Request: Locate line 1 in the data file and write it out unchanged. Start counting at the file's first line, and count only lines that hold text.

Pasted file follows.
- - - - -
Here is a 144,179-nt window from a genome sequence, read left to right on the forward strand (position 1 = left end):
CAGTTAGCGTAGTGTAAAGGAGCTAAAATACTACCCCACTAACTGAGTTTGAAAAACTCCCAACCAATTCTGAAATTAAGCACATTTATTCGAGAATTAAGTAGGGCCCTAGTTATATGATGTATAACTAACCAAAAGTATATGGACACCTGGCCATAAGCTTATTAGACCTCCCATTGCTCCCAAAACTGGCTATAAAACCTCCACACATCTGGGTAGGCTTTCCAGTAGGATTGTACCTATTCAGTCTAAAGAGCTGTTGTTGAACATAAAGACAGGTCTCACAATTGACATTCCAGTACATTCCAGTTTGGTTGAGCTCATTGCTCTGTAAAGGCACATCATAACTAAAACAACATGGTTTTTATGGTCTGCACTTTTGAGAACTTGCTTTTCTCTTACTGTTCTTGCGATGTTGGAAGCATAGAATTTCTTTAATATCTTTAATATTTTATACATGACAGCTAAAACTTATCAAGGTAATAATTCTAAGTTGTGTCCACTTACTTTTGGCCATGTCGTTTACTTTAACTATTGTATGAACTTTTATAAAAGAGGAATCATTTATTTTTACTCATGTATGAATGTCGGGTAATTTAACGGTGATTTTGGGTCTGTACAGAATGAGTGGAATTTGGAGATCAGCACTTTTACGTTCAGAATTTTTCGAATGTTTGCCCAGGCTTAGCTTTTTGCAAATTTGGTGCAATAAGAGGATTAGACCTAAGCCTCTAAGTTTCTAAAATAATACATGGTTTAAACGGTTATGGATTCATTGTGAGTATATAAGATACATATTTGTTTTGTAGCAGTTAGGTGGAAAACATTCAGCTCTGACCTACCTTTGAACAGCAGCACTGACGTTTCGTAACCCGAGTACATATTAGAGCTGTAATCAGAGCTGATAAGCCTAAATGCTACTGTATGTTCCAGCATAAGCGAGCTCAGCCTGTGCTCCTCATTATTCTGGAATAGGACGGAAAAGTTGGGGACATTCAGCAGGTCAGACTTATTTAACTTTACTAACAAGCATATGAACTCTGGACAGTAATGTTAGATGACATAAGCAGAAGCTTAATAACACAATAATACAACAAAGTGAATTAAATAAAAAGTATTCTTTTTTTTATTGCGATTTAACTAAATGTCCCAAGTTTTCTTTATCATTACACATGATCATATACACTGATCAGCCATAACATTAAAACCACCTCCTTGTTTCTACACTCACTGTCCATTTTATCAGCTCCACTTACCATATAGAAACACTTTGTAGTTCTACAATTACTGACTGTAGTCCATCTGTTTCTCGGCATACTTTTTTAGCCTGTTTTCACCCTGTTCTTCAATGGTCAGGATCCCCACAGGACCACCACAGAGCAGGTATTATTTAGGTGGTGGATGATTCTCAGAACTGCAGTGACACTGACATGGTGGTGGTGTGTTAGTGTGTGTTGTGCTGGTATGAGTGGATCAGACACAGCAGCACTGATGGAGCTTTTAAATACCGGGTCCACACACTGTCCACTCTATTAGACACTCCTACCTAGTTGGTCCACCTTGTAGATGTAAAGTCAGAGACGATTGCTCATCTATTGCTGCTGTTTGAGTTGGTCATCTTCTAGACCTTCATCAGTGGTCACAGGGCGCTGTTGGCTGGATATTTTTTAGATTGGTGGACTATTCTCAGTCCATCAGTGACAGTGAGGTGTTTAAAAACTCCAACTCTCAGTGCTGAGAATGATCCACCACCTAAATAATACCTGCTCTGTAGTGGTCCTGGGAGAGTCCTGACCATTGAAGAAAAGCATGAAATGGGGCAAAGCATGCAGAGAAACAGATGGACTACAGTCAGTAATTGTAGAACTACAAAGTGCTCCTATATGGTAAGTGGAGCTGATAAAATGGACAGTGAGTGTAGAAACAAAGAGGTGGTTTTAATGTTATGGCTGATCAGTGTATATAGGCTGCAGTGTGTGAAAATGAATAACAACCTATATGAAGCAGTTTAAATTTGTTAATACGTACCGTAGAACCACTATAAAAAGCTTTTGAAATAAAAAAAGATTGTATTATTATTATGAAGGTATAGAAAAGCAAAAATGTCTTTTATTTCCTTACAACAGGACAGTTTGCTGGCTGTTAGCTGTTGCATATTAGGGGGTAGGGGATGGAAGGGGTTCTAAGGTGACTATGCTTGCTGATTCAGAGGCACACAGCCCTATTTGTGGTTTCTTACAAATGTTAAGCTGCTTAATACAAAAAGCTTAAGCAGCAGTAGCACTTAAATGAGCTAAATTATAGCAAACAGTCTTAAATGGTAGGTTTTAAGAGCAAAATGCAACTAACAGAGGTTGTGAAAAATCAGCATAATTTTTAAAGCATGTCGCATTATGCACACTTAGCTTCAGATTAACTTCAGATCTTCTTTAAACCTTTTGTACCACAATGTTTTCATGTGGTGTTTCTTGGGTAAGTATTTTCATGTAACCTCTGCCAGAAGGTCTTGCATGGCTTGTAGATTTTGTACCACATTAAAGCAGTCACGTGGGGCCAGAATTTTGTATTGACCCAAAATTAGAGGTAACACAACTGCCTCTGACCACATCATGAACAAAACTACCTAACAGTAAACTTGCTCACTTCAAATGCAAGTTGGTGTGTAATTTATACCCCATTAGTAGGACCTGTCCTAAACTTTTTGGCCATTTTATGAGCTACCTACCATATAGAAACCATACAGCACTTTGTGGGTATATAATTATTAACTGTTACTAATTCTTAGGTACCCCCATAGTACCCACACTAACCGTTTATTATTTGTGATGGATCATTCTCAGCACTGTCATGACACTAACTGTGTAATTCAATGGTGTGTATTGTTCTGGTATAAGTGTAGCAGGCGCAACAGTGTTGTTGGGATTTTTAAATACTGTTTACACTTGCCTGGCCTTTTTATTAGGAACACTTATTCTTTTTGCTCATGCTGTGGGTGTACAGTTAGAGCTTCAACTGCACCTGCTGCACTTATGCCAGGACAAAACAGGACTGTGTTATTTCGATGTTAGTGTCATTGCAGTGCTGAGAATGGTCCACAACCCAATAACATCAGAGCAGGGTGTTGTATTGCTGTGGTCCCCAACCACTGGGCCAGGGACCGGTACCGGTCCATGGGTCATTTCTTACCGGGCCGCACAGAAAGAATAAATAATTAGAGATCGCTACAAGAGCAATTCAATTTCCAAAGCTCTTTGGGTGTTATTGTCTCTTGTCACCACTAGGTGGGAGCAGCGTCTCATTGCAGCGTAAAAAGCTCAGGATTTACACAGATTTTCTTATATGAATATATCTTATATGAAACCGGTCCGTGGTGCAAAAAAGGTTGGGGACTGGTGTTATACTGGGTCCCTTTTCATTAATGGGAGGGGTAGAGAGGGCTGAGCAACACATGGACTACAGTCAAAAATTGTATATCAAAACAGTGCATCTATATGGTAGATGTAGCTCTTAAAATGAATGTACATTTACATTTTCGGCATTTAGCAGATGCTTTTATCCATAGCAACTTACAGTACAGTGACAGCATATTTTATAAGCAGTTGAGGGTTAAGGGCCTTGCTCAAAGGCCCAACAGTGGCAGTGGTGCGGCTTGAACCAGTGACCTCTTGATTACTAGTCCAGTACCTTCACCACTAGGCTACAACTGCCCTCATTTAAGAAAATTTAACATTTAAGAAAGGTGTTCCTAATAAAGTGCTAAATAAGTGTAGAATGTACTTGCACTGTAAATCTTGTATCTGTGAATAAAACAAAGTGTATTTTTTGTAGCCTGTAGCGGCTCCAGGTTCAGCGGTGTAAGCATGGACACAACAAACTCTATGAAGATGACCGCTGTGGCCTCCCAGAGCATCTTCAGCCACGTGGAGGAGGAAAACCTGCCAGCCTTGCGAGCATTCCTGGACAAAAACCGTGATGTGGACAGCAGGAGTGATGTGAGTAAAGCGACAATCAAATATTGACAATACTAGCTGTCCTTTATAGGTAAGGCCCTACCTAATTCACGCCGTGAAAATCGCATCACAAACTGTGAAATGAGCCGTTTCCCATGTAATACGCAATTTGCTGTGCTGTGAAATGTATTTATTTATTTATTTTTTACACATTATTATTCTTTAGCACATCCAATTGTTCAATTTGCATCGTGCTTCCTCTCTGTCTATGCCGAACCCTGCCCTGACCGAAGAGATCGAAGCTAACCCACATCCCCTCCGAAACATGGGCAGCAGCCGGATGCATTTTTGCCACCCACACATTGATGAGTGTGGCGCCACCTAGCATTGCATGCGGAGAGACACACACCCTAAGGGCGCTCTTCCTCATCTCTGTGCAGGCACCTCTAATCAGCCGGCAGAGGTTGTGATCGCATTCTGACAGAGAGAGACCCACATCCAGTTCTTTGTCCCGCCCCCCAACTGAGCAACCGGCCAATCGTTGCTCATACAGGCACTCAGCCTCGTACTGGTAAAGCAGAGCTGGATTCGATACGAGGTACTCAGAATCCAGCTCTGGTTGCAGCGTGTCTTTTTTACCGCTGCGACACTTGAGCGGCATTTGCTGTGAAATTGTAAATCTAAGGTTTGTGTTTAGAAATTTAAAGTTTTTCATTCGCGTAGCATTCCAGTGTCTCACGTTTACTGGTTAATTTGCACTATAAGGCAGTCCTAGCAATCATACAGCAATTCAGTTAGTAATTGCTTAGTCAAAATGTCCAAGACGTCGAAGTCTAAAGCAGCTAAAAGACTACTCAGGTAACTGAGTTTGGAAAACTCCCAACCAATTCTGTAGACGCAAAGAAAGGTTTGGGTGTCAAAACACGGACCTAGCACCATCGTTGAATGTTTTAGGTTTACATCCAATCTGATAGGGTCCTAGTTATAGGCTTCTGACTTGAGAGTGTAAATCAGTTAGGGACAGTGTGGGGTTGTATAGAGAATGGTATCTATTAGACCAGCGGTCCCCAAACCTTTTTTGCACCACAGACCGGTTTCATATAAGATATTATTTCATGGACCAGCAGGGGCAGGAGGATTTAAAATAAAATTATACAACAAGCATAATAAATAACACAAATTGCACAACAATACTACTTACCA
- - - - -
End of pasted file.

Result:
Here is a 144,179-nt window from a genome sequence, read left to right on the forward strand (position 1 = left end):